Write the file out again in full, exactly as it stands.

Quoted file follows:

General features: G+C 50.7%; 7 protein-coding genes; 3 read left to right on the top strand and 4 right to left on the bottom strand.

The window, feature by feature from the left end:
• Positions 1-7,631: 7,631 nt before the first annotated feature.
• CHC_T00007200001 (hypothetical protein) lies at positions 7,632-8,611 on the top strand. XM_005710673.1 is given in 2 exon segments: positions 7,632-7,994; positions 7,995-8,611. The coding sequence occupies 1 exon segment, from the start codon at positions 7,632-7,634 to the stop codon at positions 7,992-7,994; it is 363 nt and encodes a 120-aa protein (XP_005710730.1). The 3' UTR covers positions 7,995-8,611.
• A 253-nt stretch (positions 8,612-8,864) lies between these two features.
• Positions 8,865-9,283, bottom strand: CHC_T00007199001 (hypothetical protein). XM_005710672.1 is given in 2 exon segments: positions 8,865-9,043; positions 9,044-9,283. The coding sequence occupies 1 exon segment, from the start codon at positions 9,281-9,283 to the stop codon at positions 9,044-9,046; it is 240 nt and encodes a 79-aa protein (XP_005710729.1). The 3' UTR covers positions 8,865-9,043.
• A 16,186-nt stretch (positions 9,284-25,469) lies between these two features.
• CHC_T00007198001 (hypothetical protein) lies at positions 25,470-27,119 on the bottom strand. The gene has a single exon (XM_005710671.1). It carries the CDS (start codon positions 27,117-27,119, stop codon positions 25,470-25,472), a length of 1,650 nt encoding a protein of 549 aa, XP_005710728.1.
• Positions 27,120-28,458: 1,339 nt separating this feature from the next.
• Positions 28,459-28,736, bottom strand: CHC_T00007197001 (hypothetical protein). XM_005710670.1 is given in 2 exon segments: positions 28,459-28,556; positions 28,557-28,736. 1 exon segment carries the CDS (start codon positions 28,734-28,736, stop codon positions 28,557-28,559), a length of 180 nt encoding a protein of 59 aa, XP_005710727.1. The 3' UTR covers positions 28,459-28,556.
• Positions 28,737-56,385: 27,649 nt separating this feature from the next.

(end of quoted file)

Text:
General features: G+C 50.7%; 7 protein-coding genes; 3 read left to right on the top strand and 4 right to left on the bottom strand.

The window, feature by feature from the left end:
• Positions 1-7,631: 7,631 nt before the first annotated feature.
• CHC_T00007200001 (hypothetical protein) lies at positions 7,632-8,611 on the top strand. XM_005710673.1 is given in 2 exon segments: positions 7,632-7,994; positions 7,995-8,611. The coding sequence occupies 1 exon segment, from the start codon at positions 7,632-7,634 to the stop codon at positions 7,992-7,994; it is 363 nt and encodes a 120-aa protein (XP_005710730.1). The 3' UTR covers positions 7,995-8,611.
• A 253-nt stretch (positions 8,612-8,864) lies between these two features.
• Positions 8,865-9,283, bottom strand: CHC_T00007199001 (hypothetical protein). XM_005710672.1 is given in 2 exon segments: positions 8,865-9,043; positions 9,044-9,283. The coding sequence occupies 1 exon segment, from the start codon at positions 9,281-9,283 to the stop codon at positions 9,044-9,046; it is 240 nt and encodes a 79-aa protein (XP_005710729.1). The 3' UTR covers positions 8,865-9,043.
• A 16,186-nt stretch (positions 9,284-25,469) lies between these two features.
• CHC_T00007198001 (hypothetical protein) lies at positions 25,470-27,119 on the bottom strand. The gene has a single exon (XM_005710671.1). It carries the CDS (start codon positions 27,117-27,119, stop codon positions 25,470-25,472), a length of 1,650 nt encoding a protein of 549 aa, XP_005710728.1.
• Positions 27,120-28,458: 1,339 nt separating this feature from the next.
• Positions 28,459-28,736, bottom strand: CHC_T00007197001 (hypothetical protein). XM_005710670.1 is given in 2 exon segments: positions 28,459-28,556; positions 28,557-28,736. 1 exon segment carries the CDS (start codon positions 28,734-28,736, stop codon positions 28,557-28,559), a length of 180 nt encoding a protein of 59 aa, XP_005710727.1. The 3' UTR covers positions 28,459-28,556.
• Positions 28,737-56,385: 27,649 nt separating this feature from the next.